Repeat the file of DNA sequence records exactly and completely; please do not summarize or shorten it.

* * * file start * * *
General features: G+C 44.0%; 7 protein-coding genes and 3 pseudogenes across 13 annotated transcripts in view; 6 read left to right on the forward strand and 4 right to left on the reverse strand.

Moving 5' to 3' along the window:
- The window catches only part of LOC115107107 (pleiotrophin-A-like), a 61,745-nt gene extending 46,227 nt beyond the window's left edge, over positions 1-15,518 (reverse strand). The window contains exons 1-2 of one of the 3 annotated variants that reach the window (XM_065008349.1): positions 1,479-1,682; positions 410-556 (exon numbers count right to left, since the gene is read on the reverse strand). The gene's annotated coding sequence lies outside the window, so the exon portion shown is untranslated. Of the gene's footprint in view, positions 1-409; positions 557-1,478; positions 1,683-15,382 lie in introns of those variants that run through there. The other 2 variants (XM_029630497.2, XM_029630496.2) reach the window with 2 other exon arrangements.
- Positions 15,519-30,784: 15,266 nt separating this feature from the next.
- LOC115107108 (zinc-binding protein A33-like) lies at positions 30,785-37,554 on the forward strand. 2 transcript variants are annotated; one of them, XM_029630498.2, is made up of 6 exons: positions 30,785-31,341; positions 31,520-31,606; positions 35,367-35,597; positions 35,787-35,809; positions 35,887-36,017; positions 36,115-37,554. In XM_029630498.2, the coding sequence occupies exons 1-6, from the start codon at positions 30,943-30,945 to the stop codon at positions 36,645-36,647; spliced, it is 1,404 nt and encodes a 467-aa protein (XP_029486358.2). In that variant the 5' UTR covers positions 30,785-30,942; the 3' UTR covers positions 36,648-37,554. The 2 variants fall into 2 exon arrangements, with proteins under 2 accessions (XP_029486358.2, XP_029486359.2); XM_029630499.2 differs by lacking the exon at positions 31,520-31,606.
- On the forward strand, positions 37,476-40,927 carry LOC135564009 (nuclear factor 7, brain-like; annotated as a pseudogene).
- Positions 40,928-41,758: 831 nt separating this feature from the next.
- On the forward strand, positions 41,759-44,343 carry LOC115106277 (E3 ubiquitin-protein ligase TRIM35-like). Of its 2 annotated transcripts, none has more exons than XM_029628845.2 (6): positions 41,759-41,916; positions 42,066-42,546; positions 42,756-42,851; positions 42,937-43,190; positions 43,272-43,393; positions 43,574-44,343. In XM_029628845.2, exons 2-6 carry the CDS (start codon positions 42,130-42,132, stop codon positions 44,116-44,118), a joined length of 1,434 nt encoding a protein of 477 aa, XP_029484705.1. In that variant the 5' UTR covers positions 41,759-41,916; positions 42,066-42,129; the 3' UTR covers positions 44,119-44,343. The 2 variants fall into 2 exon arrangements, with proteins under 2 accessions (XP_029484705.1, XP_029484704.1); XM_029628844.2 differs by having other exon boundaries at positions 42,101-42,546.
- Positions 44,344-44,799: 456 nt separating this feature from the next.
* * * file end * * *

General features: G+C 44.0%; 7 protein-coding genes and 3 pseudogenes across 13 annotated transcripts in view; 6 read left to right on the forward strand and 4 right to left on the reverse strand.

Moving 5' to 3' along the window:
- The window catches only part of LOC115107107 (pleiotrophin-A-like), a 61,745-nt gene extending 46,227 nt beyond the window's left edge, over positions 1-15,518 (reverse strand). The window contains exons 1-2 of one of the 3 annotated variants that reach the window (XM_065008349.1): positions 1,479-1,682; positions 410-556 (exon numbers count right to left, since the gene is read on the reverse strand). The gene's annotated coding sequence lies outside the window, so the exon portion shown is untranslated. Of the gene's footprint in view, positions 1-409; positions 557-1,478; positions 1,683-15,382 lie in introns of those variants that run through there. The other 2 variants (XM_029630497.2, XM_029630496.2) reach the window with 2 other exon arrangements.
- Positions 15,519-30,784: 15,266 nt separating this feature from the next.
- LOC115107108 (zinc-binding protein A33-like) lies at positions 30,785-37,554 on the forward strand. 2 transcript variants are annotated; one of them, XM_029630498.2, is made up of 6 exons: positions 30,785-31,341; positions 31,520-31,606; positions 35,367-35,597; positions 35,787-35,809; positions 35,887-36,017; positions 36,115-37,554. In XM_029630498.2, the coding sequence occupies exons 1-6, from the start codon at positions 30,943-30,945 to the stop codon at positions 36,645-36,647; spliced, it is 1,404 nt and encodes a 467-aa protein (XP_029486358.2). In that variant the 5' UTR covers positions 30,785-30,942; the 3' UTR covers positions 36,648-37,554. The 2 variants fall into 2 exon arrangements, with proteins under 2 accessions (XP_029486358.2, XP_029486359.2); XM_029630499.2 differs by lacking the exon at positions 31,520-31,606.
- On the forward strand, positions 37,476-40,927 carry LOC135564009 (nuclear factor 7, brain-like; annotated as a pseudogene).
- Positions 40,928-41,758: 831 nt separating this feature from the next.
- On the forward strand, positions 41,759-44,343 carry LOC115106277 (E3 ubiquitin-protein ligase TRIM35-like). Of its 2 annotated transcripts, none has more exons than XM_029628845.2 (6): positions 41,759-41,916; positions 42,066-42,546; positions 42,756-42,851; positions 42,937-43,190; positions 43,272-43,393; positions 43,574-44,343. In XM_029628845.2, exons 2-6 carry the CDS (start codon positions 42,130-42,132, stop codon positions 44,116-44,118), a joined length of 1,434 nt encoding a protein of 477 aa, XP_029484705.1. In that variant the 5' UTR covers positions 41,759-41,916; positions 42,066-42,129; the 3' UTR covers positions 44,119-44,343. The 2 variants fall into 2 exon arrangements, with proteins under 2 accessions (XP_029484705.1, XP_029484704.1); XM_029628844.2 differs by having other exon boundaries at positions 42,101-42,546.
- Positions 44,344-44,799: 456 nt separating this feature from the next.